Sep 16, 2013 03:24 UTC

Summers smart enough to avoid Fed chair battle

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By Daniel Indiviglio

The author is a Reuters Breakingviews columnist. The opinions expressed are his own.

Larry Summers is smart enough to have decided to avoid a battle over the chairmanship of the Federal Reserve. Despite the support of embattled U.S. President Barack Obama, the former Treasury chief faced opposition from both liberal Democrats and plenty of his dismal scientist peers. Summers says it’s better for the economic recovery not to have the fight. That may be true – unless his exit from the race opens new fissures.

Sep 13, 2013 16:10 UTC

Review: A blunt-edged hatchet job of free markets

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By Robert Cole

The author is a Reuters Breakingviews columnist. The opinions expressed are his own.

Bryan Gould’s new book is a closely argued critique of current trends in globalisation, monetary policy, and big business. Gould, a senior figure in the UK Labour Party in the 1980s has found some culpable targets. But his own answers are unconvincing.

Sep 13, 2013 02:54 UTC

China’s financial paradox: rescue or reform?

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By Peter Thal Larsen

The author is a Reuters Breakingviews columnist. The opinions expressed are his own.

China’s financial system is a paradox. Reform demands that the authorities relax their grip on banks and capital flows. But if they do, it could trigger the debt crisis the country has so far avoided.

Sep 11, 2013 06:44 UTC

Japan’s bond market calm hides fiscal disquiet

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By Andy Mukherjee

The author is a Reuters Breakingviews columnist. The opinions expressed are his own.

The calm in the Japanese government bond market is hiding growing fiscal disquiet. After briefly shooting up to 1 percent in May, yields on 10-year JGBs are back down to 0.74 percent, even as inflation expectations have firmed up. This Zen-like state of affairs is all the more striking considering that interest rates are increasing across the Western world as investors anticipate an end to the cheap money of the post-financial crisis era.

Sep 10, 2013 14:11 UTC

Beware the Italian risk in German elections

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By Olaf Storbeck

The author is a Reuters Breakingviews columnist. The opinions expressed are his own.

Germany’s parliamentary elections are expected to bring continuity and stability. In fact, they may well usher in a period of paralysis and uncertainty. German politics turning Italian is a possible scenario. Europe’s biggest economy might be stuck in protracted and difficult coalition negotiations – and it could be months before there is a working government in Berlin.

Sep 9, 2013 07:54 UTC

Japan index: Wages and consumption stymie recovery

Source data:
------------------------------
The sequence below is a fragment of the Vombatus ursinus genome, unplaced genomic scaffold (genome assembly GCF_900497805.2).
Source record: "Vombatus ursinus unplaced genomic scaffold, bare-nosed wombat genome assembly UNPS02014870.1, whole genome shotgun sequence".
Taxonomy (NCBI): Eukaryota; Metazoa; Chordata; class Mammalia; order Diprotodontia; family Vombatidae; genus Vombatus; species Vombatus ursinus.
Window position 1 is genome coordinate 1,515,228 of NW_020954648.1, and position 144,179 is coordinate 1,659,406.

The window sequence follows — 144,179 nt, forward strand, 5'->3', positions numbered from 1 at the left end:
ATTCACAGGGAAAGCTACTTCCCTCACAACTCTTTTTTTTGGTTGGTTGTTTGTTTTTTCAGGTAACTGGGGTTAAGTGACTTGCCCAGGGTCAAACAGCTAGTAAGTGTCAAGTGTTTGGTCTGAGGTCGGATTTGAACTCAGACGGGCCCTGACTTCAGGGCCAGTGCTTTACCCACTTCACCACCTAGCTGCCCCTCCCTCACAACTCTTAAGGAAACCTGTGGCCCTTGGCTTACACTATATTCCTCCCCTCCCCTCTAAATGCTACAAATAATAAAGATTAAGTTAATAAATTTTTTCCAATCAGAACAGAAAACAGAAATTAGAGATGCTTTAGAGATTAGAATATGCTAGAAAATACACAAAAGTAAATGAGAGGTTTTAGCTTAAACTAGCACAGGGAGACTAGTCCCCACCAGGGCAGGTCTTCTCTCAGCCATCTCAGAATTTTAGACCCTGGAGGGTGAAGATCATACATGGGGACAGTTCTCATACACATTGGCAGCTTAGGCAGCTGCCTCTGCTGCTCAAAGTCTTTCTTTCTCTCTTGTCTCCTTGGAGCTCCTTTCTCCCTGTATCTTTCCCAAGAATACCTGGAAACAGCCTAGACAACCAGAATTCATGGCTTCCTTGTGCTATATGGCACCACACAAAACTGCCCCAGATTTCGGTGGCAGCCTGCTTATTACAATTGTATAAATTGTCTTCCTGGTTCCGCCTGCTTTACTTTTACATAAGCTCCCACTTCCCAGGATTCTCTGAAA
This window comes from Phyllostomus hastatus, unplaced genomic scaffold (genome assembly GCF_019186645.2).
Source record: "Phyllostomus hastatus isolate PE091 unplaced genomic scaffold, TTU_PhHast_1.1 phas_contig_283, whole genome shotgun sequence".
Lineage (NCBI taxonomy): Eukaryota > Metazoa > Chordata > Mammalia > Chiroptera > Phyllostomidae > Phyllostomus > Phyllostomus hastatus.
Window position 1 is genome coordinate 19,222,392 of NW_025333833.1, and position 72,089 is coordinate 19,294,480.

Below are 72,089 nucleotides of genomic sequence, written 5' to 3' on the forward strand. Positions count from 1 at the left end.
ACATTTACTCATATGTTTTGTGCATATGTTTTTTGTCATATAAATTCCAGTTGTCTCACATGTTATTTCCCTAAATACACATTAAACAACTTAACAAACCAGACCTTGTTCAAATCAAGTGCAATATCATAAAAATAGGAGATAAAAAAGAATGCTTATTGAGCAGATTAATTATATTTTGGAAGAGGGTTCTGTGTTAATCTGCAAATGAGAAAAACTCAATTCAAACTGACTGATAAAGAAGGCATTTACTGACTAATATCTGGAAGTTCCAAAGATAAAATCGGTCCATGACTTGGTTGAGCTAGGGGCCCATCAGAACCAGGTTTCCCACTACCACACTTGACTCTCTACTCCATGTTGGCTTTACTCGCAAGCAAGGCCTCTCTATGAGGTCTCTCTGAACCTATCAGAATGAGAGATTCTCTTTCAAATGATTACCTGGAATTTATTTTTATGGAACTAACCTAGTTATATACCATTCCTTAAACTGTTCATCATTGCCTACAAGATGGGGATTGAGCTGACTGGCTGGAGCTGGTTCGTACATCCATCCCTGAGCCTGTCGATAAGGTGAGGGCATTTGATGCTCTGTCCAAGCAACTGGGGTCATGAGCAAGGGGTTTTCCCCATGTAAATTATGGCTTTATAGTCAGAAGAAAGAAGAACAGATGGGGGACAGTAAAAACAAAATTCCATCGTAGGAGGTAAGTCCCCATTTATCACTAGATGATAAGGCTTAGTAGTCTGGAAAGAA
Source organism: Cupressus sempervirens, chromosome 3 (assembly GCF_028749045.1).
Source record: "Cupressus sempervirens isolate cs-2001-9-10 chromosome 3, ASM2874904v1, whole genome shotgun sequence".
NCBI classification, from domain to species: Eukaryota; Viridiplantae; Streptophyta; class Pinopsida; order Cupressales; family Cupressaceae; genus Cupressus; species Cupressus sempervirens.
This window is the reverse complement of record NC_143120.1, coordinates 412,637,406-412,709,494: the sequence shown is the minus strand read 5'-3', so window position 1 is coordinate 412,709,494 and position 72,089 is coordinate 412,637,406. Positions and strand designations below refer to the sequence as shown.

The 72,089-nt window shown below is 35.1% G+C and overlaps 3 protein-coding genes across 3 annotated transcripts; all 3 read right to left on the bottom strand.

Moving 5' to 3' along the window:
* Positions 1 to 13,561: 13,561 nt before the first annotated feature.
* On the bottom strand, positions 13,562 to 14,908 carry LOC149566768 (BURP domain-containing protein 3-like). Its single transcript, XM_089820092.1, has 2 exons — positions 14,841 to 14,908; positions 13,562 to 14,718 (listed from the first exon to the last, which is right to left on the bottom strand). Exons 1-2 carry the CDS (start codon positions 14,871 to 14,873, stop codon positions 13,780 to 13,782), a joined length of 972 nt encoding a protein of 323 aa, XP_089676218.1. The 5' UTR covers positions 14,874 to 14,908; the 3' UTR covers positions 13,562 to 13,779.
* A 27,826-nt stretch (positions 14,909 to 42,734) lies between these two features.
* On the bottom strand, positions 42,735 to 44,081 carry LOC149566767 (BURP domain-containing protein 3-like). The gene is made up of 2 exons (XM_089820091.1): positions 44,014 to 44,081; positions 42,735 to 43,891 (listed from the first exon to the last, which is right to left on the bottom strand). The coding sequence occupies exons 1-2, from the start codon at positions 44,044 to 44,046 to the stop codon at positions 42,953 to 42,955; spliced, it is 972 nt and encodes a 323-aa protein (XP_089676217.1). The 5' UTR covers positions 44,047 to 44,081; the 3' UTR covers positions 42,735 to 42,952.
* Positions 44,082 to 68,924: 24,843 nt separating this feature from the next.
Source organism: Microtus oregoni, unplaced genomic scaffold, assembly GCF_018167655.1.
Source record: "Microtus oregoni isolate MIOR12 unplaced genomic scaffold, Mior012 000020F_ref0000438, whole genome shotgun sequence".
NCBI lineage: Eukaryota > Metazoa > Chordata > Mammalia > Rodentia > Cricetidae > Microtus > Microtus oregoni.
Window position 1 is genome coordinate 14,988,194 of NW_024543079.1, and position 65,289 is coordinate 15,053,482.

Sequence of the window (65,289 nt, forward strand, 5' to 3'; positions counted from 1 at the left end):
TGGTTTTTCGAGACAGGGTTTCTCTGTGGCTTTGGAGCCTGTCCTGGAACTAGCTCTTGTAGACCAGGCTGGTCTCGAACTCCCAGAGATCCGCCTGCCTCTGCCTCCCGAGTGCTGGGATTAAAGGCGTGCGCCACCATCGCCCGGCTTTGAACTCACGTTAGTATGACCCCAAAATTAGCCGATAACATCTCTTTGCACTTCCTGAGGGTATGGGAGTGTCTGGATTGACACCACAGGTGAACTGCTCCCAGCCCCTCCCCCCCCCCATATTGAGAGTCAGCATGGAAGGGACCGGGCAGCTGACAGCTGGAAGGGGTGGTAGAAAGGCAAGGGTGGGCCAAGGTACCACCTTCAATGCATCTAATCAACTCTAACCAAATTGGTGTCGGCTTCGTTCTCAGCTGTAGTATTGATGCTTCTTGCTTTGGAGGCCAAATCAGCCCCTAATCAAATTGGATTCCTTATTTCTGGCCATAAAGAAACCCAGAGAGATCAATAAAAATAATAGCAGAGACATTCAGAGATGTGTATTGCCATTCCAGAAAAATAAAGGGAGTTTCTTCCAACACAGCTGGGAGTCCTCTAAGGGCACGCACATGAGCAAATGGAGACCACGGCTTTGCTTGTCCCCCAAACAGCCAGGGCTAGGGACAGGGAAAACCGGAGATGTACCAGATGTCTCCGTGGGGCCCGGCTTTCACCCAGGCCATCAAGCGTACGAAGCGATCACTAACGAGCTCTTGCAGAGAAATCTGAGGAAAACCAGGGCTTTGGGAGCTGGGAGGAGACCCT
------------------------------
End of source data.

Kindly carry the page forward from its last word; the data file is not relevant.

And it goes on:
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By Andy Mukherjee

The author is a Reuters Breakingviews columnist. The opinions expressed are his own.

Firmer prices, stronger bank lending and higher manufacturing output helped the Breakingviews Abenomics Index reverse half the previous month’s decline in July. But unless wages and spending rise, Prime Minister Shinzo Abe will struggle to win his war against deflation.

Sep 9, 2013 04:51 UTC

Japan’s Olympic boost will be mostly psychological

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By Peter Thal Larsen

The author is a Reuters Breakingviews columnist. The opinions expressed are his own.

Japan’s Olympic boost will be mostly psychological rather than financial. Tokyo’s victory in the race to host the 2020 summer Games will help Prime Minister Shinzo Abe’s efforts to rebuild the country’s confidence. But expectations that an Olympian investment spree will lift Japan out of deflation are as misplaced as fears that it will trigger a debt crisis.

Sep 6, 2013 03:16 UTC

Review: Will the real Mao please stand up?

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By Katrina Hamlin

The author is a Reuters Breakingviews columnist. The opinions expressed are her own.

The portrait of Mao Zedong watches over Beijing’s Tiananmen Square, but it’s still impossible to know the man behind the myth. Nearly four decades after his death, China’s modern leaders invoke his name at their own risk. Consider two of the most popular English-language biographers of the Great Helmsman.

Sep 6, 2013 02:04 UTC

Australia haunted by imaginary crises

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By Peter Thal Larsen

The author is a Reuters Breakingviews columnist. The opinions expressed are his own.

“Australia is a lucky country run mainly by second-rate people who share its luck.” So said academic Donald Horne in his 1964 book, The Lucky Country. Yet you wouldn’t know it from the surly mood as Australians prepare to vote in a general election on Sept. 7. Despite the country’s enviable economic track record, citizens are haunted by past turmoil and apprehensive about the future. These enemies are more imagined than real.

Sep 5, 2013 02:56 UTC

Not all Asian countries need to fear the Fed

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By Andy Mukherjee

The author is a Reuters Breakingviews columnist. The opinions expressed are his own.

Falling Asian currencies have triggered a sell-off in bonds and equities. Some investors now fear a repeat of a 1997-style crisis. Yet while a new Breakingviews’ interactive risk map shows no economy in the Asia-Pacific region is entirely sober, it is India that has become most addicted to cheap money.

COMMENT

I perfectly agree with the comments,”The main problem is India, with its cocktail of slumping growth, high inflation, a creaking banking system, reckless fiscal policies and political uncertainty.

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